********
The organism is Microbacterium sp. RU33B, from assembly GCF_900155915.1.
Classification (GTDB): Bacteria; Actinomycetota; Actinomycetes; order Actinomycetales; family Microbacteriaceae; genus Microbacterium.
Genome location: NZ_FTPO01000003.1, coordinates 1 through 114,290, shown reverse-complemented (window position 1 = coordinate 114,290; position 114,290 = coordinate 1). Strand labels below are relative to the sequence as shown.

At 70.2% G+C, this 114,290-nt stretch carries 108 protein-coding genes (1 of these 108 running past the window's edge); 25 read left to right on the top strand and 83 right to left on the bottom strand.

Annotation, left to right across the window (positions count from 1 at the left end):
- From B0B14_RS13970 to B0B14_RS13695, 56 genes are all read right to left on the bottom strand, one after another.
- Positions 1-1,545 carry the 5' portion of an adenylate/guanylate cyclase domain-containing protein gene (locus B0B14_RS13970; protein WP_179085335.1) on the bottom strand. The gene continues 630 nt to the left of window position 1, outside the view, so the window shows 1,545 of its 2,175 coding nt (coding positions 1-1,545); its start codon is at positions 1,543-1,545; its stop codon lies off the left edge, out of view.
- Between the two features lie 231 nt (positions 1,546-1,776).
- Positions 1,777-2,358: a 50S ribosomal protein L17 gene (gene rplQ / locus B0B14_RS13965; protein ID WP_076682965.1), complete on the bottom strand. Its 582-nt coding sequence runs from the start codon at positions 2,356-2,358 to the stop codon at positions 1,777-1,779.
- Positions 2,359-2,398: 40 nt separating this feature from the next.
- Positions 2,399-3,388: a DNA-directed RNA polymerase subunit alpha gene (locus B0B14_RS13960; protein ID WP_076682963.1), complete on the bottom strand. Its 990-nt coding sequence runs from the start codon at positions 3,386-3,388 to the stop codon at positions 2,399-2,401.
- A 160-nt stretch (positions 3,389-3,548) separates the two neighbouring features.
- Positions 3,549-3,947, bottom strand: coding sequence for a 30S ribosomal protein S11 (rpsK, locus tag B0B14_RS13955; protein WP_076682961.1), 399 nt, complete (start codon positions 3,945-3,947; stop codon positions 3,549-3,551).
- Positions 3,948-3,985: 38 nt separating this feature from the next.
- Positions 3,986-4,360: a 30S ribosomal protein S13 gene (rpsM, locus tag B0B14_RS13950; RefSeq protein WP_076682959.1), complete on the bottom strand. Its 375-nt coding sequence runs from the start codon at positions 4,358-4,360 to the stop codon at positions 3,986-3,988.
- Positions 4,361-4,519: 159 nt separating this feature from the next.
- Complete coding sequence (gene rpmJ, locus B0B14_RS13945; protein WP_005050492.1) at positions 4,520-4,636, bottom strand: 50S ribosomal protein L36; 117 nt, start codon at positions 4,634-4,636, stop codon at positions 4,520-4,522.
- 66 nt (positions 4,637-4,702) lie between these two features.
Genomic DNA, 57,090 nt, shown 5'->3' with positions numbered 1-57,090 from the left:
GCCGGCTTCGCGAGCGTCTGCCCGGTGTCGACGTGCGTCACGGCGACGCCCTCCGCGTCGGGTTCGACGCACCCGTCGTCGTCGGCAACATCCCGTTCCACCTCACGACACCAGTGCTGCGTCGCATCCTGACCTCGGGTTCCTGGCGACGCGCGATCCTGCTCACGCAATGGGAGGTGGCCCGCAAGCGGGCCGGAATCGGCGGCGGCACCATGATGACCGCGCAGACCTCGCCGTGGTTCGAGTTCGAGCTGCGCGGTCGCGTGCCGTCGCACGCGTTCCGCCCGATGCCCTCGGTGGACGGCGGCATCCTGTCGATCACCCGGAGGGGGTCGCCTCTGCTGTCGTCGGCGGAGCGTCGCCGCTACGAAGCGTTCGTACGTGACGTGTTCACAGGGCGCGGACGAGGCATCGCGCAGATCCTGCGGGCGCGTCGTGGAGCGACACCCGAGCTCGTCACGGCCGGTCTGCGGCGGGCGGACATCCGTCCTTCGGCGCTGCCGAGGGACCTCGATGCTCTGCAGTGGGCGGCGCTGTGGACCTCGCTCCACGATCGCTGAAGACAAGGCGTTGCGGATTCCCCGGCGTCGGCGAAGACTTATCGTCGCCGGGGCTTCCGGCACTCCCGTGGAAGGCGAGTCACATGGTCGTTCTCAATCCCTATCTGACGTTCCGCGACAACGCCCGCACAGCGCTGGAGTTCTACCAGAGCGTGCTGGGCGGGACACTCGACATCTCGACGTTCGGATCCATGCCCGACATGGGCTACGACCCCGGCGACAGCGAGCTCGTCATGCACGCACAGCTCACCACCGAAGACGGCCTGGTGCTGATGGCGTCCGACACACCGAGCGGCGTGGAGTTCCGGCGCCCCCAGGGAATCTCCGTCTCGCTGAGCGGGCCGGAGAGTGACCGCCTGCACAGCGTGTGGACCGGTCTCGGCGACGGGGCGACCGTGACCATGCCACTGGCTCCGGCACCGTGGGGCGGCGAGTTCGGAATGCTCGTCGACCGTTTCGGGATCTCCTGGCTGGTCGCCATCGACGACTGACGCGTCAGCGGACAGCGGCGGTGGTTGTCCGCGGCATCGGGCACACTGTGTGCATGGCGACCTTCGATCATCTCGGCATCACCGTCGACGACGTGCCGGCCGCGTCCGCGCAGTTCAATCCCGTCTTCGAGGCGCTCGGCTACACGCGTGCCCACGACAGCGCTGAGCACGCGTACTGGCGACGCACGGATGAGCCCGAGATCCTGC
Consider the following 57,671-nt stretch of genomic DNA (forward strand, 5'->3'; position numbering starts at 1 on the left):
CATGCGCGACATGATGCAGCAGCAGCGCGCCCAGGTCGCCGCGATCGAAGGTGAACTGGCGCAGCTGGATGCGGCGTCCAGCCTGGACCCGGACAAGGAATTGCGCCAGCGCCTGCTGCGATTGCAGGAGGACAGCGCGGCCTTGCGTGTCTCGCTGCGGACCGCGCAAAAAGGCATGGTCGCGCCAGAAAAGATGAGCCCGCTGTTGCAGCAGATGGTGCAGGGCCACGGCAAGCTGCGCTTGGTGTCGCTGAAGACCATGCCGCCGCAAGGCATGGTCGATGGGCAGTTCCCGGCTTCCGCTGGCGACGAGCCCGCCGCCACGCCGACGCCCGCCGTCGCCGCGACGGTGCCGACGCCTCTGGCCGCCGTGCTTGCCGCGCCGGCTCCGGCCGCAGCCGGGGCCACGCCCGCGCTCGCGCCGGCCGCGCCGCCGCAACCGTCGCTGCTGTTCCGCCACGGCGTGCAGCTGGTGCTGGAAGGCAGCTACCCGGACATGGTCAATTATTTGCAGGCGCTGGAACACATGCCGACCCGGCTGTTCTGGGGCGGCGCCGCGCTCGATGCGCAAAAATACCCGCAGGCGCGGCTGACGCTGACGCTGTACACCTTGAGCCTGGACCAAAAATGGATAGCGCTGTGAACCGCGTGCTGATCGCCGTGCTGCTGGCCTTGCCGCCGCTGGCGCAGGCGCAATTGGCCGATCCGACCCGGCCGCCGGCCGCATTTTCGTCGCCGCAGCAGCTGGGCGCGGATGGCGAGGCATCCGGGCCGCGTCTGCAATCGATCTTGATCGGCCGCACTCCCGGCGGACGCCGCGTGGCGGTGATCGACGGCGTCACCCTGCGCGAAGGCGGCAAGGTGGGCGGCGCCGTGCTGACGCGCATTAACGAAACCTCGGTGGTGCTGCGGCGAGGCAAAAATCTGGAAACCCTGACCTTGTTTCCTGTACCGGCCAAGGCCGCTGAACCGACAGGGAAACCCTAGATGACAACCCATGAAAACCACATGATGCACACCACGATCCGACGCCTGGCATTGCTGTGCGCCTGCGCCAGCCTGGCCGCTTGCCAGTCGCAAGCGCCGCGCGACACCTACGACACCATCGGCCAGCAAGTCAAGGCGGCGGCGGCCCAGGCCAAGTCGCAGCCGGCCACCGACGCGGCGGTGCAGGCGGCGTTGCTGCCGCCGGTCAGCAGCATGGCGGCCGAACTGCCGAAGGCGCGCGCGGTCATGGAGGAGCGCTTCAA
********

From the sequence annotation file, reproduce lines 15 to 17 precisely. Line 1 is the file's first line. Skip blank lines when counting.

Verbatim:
- Positions 3,986-4,360: a 30S ribosomal protein S13 gene (rpsM, locus tag B0B14_RS13950; RefSeq protein WP_076682959.1), complete on the bottom strand. Its 375-nt coding sequence runs from the start codon at positions 4,358-4,360 to the stop codon at positions 3,986-3,988.
- Positions 4,361-4,519: 159 nt separating this feature from the next.
- Complete coding sequence (gene rpmJ, locus B0B14_RS13945; protein WP_005050492.1) at positions 4,520-4,636, bottom strand: 50S ribosomal protein L36; 117 nt, start codon at positions 4,634-4,636, stop codon at positions 4,520-4,522.